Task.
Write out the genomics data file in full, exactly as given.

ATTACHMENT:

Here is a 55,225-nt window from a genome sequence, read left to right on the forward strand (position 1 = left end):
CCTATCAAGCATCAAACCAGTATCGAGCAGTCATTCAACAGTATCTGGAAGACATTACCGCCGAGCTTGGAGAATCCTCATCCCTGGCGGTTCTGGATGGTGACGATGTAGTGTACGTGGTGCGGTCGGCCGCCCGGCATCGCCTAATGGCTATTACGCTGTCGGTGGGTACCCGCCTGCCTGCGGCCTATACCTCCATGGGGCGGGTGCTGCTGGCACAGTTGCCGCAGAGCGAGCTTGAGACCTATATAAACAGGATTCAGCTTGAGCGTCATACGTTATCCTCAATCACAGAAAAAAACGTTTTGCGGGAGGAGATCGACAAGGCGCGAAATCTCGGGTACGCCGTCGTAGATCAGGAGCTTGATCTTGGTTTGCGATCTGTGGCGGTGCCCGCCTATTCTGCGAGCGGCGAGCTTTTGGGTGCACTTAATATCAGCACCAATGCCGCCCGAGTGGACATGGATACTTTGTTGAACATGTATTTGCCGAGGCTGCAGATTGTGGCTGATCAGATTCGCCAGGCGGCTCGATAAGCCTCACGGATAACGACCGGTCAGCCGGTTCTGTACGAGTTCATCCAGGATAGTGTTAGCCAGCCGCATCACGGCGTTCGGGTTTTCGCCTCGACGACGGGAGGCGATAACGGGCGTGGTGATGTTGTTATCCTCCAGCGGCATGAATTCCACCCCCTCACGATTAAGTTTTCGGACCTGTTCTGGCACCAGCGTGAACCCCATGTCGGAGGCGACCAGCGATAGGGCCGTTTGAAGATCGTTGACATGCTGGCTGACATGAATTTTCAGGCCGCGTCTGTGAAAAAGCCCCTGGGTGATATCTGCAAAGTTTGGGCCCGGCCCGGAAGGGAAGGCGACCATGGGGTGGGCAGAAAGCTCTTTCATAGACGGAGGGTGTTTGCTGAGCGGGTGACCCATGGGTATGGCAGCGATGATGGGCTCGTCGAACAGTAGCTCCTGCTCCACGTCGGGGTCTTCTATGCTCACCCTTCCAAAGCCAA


Here is a 55,225-nt window from a genome sequence, read left to right on the forward strand (position 1 = left end):
CCTATCAAGCATCAAACCAGTATCGAGCAGTCATTCAACAGTATCTGGAAGACATTACCGCCGAGCTTGGAGAATCCTCATCCCTGGCGGTTCTGGATGGTGACGATGTAGTGTACGTGGTGCGGTCGGCCGCCCGGCATCGCCTAATGGCTATTACGCTGTCGGTGGGTACCCGCCTGCCTGCGGCCTATACCTCCATGGGGCGGGTGCTGCTGGCACAGTTGCCGCAGAGCGAGCTTGAGACCTATATAAACAGGATTCAGCTTGAGCGTCATACGTTATCCTCAATCACAGAAAAAAACGTTTTGCGGGAGGAGATCGACAAGGCGCGAAATCTCGGGTACGCCGTCGTAGATCAGGAGCTTGATCTTGGTTTGCGATCTGTGGCGGTGCCCGCCTATTCTGCGAGCGGCGAGCTTTTGGGTGCACTTAATATCAGCACCAATGCCGCCCGAGTGGACATGGATACTTTGTTGAACATGTATTTGCCGAGGCTGCAGATTGTGGCTGATCAGATTCGCCAGGCGGCTCGATAAGCCTCACGGATAACGACCGGTCAGCCGGTTCTGTACGAGTTCATCCAGGATAGTGTTAGCCAGCCGCATCACGGCGTTCGGGTTTTCGCCTCGACGACGGGAGGCGATAACGGGCGTGGTGATGTTGTTATCCTCCAGCGGCATGAATTCCACCCCCTCACGATTAAGTTTTCGGACCTGTTCTGGCACCAGCGTGAACCCCATGTCGGAGGCGACCAGCGATAGGGCCGTTTGAAGATCGTTGACATGCTGGCTGACATGAATTTTCAGGCCGCGTCTGTGAAAAAGCCCCTGGGTGATATCTGCAAAGTTTGGGCCCGGCCCGGAAGGGAAGGCGACCATGGGGTGGGCAGAAAGCTCTTTCATAGACGGAGGGTGTTTGCTGAGCGGGTGACCCATGGGTATGGCAGCGATGATGGGCTCGTCGAACAGTAGCTCCTGCTCCACGTCGGGGTCTTCTATGCTCACCCTTCCAAAGCCAA